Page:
GOP Can Win in '16 by Following Reagan's Path
Two highly intelligent political analysts, Bill Kristol and Peter Wehner, have written columns predicting Republican success in 2014 but defeat in 2016. Wow. We're not even in that cycle yet and already the GOP's chances are being written off.
Mr. Wehner’s piece borrows heavily from a memo produced by Doug Sosnik, a well-respected Democratic analyst. Sosnik’s analysis is thorough and cites facts that do not bode well for Republicans, namely the “Blue Wall” of states that have voted Democratic in every presidential election since 1992, the increase in the women’s vote (see the Democrats’ “War on Women”), and Republican inability to make inroads with young people and minorities. It is undeniable, as Mr. Wehner argues, that “the GOP coalition is shrinking.”
Yet it is far too early to throw in the towel. There is reason for optimism for 2016 despite the cold reality of these trends.
Start with the fact that it is hard for a party to win three national elections in a row with a non-incumbent heading the ticket. The only examples where the incumbent party has won such a race since the beginning of the 20th century have been 1908 (Taft succeeding Roosevelt), 1928 (Hoover succeeding Coolidge) and 1988 (Bush succeeding Reagan). In all three cases, the incumbent was enormously popular, public attitudes were positive, and the party in power’s candidate vowed to carry on the policies of his predecessor.
Such will not be the case in 2016. President Obama currently has an approval rating of 43% which is not likely to improve. Thanks to his policies, the economic recovery will limp along at best, with unemployment and deficits remaining high and growth unacceptably low. Likewise the reality of Obamacare will see premiums rise and patients’ medical choices reduced. Who beside Joe Biden will campaign as Obama’s heir and successor the way Bush 41 did in 1988? The president will remain just as toxic for Democrats in 2016 as he is this year.
The rest, as they say, is up to us. Republicans will need a transformative message if we’re to complete the job and elect a Republican president. The utter failure of the Obama administration’s collectivist mindset provides such an opening. Economic opportunity and individual achievement must be the core of a new inclusive philosophy that seeks to offer to the new “coalition of the ascendant” the ability to achieve their dreams and ambitions. Government policies must facilitate this goal, not impede it.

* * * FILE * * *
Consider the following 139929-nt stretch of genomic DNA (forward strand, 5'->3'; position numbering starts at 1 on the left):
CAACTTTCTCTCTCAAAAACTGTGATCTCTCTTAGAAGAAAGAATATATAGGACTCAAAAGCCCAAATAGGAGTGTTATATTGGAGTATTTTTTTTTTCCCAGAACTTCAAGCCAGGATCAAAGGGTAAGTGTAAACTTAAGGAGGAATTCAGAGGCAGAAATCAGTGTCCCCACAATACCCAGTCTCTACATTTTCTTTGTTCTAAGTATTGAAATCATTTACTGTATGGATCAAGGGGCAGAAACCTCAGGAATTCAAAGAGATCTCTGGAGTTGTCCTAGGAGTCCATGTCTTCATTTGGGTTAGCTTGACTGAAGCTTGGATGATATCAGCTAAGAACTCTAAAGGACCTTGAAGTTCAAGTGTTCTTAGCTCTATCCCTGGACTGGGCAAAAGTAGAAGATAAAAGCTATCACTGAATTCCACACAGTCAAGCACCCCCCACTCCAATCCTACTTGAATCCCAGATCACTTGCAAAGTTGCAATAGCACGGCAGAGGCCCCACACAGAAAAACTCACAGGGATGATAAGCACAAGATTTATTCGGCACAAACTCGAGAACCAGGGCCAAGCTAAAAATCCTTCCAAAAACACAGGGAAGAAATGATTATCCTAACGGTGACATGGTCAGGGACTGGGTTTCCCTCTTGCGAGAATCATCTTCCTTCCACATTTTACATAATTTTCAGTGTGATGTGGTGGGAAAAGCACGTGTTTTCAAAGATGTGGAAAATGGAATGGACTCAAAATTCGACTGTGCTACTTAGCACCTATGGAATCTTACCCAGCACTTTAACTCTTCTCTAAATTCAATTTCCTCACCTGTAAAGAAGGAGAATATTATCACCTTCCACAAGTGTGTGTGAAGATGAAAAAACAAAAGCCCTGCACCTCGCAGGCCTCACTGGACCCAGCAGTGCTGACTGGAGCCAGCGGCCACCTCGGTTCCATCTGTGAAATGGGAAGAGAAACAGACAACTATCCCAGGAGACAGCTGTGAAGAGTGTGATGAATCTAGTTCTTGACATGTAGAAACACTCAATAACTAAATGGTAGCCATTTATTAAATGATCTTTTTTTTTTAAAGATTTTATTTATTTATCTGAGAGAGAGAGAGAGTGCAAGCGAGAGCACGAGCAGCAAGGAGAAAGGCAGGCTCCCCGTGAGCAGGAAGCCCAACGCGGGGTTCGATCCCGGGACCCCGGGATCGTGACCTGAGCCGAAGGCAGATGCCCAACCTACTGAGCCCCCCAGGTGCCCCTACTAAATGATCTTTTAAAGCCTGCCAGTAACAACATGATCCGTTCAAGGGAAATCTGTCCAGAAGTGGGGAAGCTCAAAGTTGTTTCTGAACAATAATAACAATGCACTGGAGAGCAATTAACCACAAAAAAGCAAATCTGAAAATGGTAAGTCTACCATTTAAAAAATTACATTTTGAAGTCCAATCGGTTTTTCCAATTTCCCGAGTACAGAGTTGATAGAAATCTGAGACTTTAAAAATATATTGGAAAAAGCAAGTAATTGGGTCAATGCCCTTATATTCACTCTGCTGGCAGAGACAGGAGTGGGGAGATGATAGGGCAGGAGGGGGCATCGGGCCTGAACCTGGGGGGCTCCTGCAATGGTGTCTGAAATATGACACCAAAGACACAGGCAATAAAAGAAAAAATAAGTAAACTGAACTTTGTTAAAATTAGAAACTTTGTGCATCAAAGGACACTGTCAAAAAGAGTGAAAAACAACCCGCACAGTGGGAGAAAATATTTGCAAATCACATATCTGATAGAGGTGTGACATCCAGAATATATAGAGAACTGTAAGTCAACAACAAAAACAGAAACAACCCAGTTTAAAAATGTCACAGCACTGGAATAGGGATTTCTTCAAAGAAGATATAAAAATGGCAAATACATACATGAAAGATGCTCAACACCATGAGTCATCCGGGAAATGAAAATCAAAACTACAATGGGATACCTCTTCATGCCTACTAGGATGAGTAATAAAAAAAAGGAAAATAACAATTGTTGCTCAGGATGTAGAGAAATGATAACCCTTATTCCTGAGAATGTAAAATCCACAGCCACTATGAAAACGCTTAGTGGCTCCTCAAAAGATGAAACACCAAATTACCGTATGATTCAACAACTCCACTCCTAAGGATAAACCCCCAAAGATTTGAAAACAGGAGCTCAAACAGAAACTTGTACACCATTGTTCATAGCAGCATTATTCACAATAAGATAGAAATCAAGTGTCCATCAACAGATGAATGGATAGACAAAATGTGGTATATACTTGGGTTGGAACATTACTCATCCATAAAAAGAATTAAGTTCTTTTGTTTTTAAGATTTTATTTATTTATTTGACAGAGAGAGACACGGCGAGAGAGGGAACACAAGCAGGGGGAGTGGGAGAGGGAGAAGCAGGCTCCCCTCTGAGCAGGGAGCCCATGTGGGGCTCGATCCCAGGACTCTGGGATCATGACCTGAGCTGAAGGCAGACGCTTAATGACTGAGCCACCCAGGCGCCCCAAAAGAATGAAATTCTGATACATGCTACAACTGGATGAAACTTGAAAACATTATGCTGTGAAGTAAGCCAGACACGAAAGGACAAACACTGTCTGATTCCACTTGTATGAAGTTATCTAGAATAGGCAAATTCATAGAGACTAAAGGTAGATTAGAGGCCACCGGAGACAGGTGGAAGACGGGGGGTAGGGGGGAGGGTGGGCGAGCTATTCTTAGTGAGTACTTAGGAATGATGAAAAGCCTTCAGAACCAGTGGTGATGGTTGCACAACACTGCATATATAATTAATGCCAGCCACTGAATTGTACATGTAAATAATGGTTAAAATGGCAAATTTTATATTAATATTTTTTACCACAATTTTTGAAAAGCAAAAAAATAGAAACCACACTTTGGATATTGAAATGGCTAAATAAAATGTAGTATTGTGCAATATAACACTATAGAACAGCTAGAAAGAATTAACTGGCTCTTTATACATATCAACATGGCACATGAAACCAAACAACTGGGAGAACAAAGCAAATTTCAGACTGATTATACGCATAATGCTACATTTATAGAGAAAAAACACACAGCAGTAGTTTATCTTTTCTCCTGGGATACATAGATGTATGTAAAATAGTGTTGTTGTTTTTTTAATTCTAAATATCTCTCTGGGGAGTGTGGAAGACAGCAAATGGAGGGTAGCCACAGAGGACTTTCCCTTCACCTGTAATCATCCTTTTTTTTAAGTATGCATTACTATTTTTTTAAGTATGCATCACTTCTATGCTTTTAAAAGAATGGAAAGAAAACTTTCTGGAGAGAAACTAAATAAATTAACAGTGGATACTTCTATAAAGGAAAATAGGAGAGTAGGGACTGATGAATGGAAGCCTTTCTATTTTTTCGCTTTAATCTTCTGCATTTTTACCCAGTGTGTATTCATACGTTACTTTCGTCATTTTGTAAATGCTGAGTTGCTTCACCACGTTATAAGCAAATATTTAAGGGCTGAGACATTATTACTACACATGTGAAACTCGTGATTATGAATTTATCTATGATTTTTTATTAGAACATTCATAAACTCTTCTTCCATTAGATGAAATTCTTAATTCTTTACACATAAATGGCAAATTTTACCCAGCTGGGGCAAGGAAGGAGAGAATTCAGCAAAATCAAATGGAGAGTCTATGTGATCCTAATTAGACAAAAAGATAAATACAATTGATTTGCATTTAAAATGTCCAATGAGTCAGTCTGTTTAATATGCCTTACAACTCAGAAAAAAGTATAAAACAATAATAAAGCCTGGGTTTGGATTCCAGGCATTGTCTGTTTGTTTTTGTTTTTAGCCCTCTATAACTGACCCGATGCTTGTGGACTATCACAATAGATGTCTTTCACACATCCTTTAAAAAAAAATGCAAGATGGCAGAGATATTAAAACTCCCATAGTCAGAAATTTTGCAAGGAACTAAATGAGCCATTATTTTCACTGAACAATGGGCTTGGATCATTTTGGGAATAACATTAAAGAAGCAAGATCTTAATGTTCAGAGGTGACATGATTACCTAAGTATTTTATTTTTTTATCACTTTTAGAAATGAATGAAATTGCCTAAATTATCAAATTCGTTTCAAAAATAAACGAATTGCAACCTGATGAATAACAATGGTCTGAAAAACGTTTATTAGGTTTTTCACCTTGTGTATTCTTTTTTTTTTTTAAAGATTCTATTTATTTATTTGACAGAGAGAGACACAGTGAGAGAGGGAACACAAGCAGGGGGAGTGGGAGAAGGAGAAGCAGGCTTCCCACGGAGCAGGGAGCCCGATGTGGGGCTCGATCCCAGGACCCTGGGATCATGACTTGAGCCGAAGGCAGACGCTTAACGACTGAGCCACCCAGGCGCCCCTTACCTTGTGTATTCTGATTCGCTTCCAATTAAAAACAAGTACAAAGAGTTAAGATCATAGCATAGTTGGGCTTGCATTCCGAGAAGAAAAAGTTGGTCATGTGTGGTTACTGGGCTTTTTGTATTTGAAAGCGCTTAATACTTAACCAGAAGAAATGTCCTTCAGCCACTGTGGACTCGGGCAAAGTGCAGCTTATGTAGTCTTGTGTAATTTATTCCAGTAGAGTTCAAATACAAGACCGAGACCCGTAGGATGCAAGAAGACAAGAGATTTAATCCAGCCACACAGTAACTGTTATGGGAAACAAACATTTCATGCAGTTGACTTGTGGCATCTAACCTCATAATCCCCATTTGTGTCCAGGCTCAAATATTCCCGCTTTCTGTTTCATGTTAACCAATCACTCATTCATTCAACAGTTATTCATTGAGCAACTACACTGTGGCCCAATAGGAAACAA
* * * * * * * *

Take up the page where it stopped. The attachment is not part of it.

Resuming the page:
To negate the Blue Wall, Republicans must campaign in states that have been off limits for two decades. We’ll need to be on college campuses and really compete for the votes of non-Caucasian minorities. Some will suggest an “enhanced status quo” strategy of squeezing every last ounce out of our existing coalition. We’ve already done that -- in 2004. That option is doomed to failure next time and can’t possibly prepare conservatives to govern successfully in this century.
For those who think such a forward strategy cannot succeed, consider the situation faced by Ronald Reagan in the 1980 presidential election. Candidate Reagan then was not the transformative figure he eventually became. In 1979, he was mostly unknown and thought to be too old (Hillary Clinton would be one year younger than Reagan if she were elected next time), unsophisticated in the ways of governing, and far to the right of the political mainstream.
Yes, President Carter was unpopular, just as Obama is today. However, Carter was thought to be a solid bet to win the South again, which was Reagan’s strongest area and the region most compatible with Republican priorities. Labor and big city Democratic machines were formidable in preserving Democratic dominance in the big industrial states in the Northeast and Midwest. Like today, self-identified Democrats far outnumbered Republicans in national surveys. In fact the gap was much greater then, exceeding double digits most of the time. The party still suffered from the effects of Watergate and the resignation of a president driven from office by a bipartisan consensus.
Yet Reagan won an overwhelming victory because he campaigned everywhere including New England, Harlem, working-class wards in Wisconsin and Pennsylvania, and throughout the South, with a message that won support from young people, working-class voters and conservative Christians, groups that were outside the Republican coalition at the time. He focused on values that appealed to all Americans who were searching for hope and a distinctly different approach to solving America’s problems. Years later, Reagan summed up his way of looking at America: “Our destinations are more important than our origins.”
That still sums up the difference between the parties, and that is the conversation we must have if Republicans are to compete seriously in 2016 and beyond.